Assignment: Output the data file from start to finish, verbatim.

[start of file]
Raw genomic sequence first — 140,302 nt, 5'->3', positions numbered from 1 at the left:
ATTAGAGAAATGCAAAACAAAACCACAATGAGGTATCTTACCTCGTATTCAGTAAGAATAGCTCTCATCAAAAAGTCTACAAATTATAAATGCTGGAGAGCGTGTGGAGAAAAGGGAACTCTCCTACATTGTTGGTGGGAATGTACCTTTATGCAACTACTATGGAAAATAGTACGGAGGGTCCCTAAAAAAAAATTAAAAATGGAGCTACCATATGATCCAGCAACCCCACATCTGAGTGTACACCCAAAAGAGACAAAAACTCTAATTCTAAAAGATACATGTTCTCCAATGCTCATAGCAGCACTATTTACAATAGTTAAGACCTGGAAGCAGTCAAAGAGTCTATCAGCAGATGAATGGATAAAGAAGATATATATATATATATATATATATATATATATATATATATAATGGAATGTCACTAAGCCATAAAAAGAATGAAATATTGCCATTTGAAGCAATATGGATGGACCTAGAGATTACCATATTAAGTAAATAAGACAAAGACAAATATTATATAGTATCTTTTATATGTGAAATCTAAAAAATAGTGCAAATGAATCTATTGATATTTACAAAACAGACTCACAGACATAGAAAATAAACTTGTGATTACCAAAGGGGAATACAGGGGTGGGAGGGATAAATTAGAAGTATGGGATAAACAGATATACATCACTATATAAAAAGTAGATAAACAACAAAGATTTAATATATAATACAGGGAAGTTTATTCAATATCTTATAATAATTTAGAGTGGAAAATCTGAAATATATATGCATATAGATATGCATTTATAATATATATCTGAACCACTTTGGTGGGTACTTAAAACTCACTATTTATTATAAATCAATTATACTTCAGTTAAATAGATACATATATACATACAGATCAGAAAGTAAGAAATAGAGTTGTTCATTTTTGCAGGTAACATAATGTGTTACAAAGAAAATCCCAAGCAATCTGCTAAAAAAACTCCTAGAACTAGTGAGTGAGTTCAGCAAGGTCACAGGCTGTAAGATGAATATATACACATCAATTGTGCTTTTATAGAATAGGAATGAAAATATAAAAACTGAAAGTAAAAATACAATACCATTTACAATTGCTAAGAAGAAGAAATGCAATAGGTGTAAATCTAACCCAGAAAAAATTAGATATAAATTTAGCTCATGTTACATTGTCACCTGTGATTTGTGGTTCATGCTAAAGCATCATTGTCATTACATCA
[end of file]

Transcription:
Raw genomic sequence first — 140,302 nt, 5'->3', positions numbered from 1 at the left:
ATTAGAGAAATGCAAAACAAAACCACAATGAGGTATCTTACCTCGTATTCAGTAAGAATAGCTCTCATCAAAAAGTCTACAAATTATAAATGCTGGAGAGCGTGTGGAGAAAAGGGAACTCTCCTACATTGTTGGTGGGAATGTACCTTTATGCAACTACTATGGAAAATAGTACGGAGGGTCCCTAAAAAAAAATTAAAAATGGAGCTACCATATGATCCAGCAACCCCACATCTGAGTGTACACCCAAAAGAGACAAAAACTCTAATTCTAAAAGATACATGTTCTCCAATGCTCATAGCAGCACTATTTACAATAGTTAAGACCTGGAAGCAGTCAAAGAGTCTATCAGCAGATGAATGGATAAAGAAGATATATATATATATATATATATATATATATATATATATATAATGGAATGTCACTAAGCCATAAAAAGAATGAAATATTGCCATTTGAAGCAATATGGATGGACCTAGAGATTACCATATTAAGTAAATAAGACAAAGACAAATATTATATAGTATCTTTTATATGTGAAATCTAAAAAATAGTGCAAATGAATCTATTGATATTTACAAAACAGACTCACAGACATAGAAAATAAACTTGTGATTACCAAAGGGGAATACAGGGGTGGGAGGGATAAATTAGAAGTATGGGATAAACAGATATACATCACTATATAAAAAGTAGATAAACAACAAAGATTTAATATATAATACAGGGAAGTTTATTCAATATCTTATAATAATTTAGAGTGGAAAATCTGAAATATATATGCATATAGATATGCATTTATAATATATATCTGAACCACTTTGGTGGGTACTTAAAACTCACTATTTATTATAAATCAATTATACTTCAGTTAAATAGATACATATATACATACAGATCAGAAAGTAAGAAATAGAGTTGTTCATTTTTGCAGGTAACATAATGTGTTACAAAGAAAATCCCAAGCAATCTGCTAAAAAAACTCCTAGAACTAGTGAGTGAGTTCAGCAAGGTCACAGGCTGTAAGATGAATATATACACATCAATTGTGCTTTTATAGAATAGGAATGAAAATATAAAAACTGAAAGTAAAAATACAATACCATTTACAATTGCTAAGAAGAAGAAATGCAATAGGTGTAAATCTAACCCAGAAAAAATTAGATATAAATTTAGCTCATGTTACATTGTCACCTGTGATTTGTGGTTCATGCTAAAGCATCATTGTCATTACATCA